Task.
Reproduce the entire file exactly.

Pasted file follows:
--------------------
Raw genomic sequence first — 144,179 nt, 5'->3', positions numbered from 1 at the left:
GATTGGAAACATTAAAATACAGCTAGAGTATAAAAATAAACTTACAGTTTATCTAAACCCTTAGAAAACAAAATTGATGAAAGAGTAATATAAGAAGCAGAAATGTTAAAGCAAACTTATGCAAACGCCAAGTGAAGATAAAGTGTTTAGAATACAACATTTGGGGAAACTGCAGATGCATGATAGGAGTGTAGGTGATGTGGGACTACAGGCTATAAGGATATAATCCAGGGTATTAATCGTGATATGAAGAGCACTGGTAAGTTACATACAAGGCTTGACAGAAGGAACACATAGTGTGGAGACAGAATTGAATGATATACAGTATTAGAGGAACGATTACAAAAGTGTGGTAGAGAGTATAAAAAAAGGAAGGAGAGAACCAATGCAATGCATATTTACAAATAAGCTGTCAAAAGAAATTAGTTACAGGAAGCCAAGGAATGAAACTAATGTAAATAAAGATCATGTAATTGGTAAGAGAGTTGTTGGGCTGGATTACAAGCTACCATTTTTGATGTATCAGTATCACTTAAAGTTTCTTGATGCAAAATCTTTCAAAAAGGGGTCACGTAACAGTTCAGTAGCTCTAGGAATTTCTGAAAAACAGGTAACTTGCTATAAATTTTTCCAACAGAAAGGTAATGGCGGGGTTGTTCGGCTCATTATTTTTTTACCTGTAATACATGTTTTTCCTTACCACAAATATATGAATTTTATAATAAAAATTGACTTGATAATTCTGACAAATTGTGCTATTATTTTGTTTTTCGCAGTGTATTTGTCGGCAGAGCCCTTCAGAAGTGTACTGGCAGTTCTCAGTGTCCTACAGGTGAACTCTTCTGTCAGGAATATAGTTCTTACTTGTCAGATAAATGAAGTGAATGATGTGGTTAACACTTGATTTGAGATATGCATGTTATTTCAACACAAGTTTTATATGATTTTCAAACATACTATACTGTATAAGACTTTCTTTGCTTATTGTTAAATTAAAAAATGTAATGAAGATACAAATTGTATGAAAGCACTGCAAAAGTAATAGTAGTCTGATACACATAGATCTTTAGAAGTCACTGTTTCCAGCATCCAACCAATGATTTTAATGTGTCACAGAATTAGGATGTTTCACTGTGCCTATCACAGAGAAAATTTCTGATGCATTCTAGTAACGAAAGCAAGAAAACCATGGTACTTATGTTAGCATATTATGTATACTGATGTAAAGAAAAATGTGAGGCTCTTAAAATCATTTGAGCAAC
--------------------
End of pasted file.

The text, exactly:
Raw genomic sequence first — 144,179 nt, 5'->3', positions numbered from 1 at the left:
GATTGGAAACATTAAAATACAGCTAGAGTATAAAAATAAACTTACAGTTTATCTAAACCCTTAGAAAACAAAATTGATGAAAGAGTAATATAAGAAGCAGAAATGTTAAAGCAAACTTATGCAAACGCCAAGTGAAGATAAAGTGTTTAGAATACAACATTTGGGGAAACTGCAGATGCATGATAGGAGTGTAGGTGATGTGGGACTACAGGCTATAAGGATATAATCCAGGGTATTAATCGTGATATGAAGAGCACTGGTAAGTTACATACAAGGCTTGACAGAAGGAACACATAGTGTGGAGACAGAATTGAATGATATACAGTATTAGAGGAACGATTACAAAAGTGTGGTAGAGAGTATAAAAAAAGGAAGGAGAGAACCAATGCAATGCATATTTACAAATAAGCTGTCAAAAGAAATTAGTTACAGGAAGCCAAGGAATGAAACTAATGTAAATAAAGATCATGTAATTGGTAAGAGAGTTGTTGGGCTGGATTACAAGCTACCATTTTTGATGTATCAGTATCACTTAAAGTTTCTTGATGCAAAATCTTTCAAAAAGGGGTCACGTAACAGTTCAGTAGCTCTAGGAATTTCTGAAAAACAGGTAACTTGCTATAAATTTTTCCAACAGAAAGGTAATGGCGGGGTTGTTCGGCTCATTATTTTTTTACCTGTAATACATGTTTTTCCTTACCACAAATATATGAATTTTATAATAAAAATTGACTTGATAATTCTGACAAATTGTGCTATTATTTTGTTTTTCGCAGTGTATTTGTCGGCAGAGCCCTTCAGAAGTGTACTGGCAGTTCTCAGTGTCCTACAGGTGAACTCTTCTGTCAGGAATATAGTTCTTACTTGTCAGATAAATGAAGTGAATGATGTGGTTAACACTTGATTTGAGATATGCATGTTATTTCAACACAAGTTTTATATGATTTTCAAACATACTATACTGTATAAGACTTTCTTTGCTTATTGTTAAATTAAAAAATGTAATGAAGATACAAATTGTATGAAAGCACTGCAAAAGTAATAGTAGTCTGATACACATAGATCTTTAGAAGTCACTGTTTCCAGCATCCAACCAATGATTTTAATGTGTCACAGAATTAGGATGTTTCACTGTGCCTATCACAGAGAAAATTTCTGATGCATTCTAGTAACGAAAGCAAGAAAACCATGGTACTTATGTTAGCATATTATGTATACTGATGTAAAGAAAAATGTGAGGCTCTTAAAATCATTTGAGCAAC